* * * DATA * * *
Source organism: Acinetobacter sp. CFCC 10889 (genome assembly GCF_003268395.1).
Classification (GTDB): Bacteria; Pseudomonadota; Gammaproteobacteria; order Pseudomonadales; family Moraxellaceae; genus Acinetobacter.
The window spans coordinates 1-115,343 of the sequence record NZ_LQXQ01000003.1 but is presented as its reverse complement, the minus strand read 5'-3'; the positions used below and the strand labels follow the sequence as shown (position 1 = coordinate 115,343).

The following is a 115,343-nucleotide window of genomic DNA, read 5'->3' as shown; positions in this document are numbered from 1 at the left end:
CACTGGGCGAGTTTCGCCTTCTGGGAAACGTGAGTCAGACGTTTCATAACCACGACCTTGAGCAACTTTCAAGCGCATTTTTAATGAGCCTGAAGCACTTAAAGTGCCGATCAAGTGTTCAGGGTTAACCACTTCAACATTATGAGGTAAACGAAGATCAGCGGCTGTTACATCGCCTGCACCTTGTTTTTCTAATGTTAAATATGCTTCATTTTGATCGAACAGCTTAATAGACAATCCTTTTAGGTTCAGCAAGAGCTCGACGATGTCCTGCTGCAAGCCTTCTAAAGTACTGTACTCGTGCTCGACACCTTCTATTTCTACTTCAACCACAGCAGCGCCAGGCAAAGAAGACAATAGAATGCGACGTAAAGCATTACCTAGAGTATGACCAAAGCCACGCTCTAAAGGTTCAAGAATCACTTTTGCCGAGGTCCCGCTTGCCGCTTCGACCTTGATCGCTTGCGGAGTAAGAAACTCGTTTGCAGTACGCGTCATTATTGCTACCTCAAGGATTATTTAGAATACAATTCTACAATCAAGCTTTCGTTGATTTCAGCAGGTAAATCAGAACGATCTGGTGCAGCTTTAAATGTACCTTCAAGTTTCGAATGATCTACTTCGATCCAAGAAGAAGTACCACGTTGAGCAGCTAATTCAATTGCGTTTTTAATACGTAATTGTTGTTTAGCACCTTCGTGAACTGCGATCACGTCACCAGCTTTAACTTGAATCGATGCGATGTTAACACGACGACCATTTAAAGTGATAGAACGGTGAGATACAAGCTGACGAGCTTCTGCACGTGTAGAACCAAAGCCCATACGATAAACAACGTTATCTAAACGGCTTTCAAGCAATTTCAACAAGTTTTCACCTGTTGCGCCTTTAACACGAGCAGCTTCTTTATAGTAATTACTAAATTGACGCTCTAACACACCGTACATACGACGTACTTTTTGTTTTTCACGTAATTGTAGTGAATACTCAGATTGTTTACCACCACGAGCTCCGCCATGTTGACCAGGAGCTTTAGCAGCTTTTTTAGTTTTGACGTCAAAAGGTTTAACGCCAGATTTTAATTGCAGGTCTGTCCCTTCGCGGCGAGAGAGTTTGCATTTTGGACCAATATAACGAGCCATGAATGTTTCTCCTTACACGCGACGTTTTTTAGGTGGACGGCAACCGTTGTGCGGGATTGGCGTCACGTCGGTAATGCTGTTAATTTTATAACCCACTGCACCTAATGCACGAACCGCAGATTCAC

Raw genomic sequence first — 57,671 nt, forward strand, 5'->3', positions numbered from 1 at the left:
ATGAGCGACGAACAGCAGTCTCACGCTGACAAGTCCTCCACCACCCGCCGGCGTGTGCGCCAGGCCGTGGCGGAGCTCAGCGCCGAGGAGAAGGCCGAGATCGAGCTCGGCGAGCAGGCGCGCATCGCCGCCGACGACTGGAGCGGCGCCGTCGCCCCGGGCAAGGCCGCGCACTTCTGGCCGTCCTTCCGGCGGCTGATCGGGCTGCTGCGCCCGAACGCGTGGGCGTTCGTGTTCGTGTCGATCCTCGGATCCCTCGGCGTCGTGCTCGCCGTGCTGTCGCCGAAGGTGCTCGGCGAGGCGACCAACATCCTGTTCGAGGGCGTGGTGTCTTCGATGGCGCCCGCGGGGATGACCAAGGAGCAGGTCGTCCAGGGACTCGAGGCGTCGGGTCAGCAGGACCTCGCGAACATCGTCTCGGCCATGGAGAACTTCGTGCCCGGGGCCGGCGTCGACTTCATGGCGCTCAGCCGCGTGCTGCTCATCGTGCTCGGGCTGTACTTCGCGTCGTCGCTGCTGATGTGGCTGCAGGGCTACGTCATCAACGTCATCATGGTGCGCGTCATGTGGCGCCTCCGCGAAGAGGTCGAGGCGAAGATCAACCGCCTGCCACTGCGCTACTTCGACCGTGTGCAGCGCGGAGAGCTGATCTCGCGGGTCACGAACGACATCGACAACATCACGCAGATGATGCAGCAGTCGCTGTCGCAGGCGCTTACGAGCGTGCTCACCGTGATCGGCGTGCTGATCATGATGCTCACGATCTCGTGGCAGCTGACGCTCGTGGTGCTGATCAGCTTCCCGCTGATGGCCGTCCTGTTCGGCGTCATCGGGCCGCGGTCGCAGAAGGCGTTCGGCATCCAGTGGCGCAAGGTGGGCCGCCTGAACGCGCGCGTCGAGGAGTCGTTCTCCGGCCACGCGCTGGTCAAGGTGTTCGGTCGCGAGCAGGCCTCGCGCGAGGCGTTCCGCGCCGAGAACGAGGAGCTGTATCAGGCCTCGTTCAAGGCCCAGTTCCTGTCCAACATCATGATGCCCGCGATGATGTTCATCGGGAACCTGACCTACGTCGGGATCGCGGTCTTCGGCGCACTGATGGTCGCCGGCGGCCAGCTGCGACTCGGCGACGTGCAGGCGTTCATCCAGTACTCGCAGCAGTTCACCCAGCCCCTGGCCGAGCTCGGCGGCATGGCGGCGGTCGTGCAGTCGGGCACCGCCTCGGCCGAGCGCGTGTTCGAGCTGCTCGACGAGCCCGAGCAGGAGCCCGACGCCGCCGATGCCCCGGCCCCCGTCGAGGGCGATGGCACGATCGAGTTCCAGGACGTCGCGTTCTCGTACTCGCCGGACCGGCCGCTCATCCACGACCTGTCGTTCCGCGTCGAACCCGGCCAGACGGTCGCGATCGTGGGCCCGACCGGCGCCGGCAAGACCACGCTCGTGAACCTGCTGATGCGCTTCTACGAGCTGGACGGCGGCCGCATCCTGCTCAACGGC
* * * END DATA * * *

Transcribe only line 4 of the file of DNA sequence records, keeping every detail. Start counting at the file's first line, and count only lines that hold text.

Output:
The following is a 115,343-nucleotide window of genomic DNA, read 5'->3' as shown; positions in this document are numbered from 1 at the left end: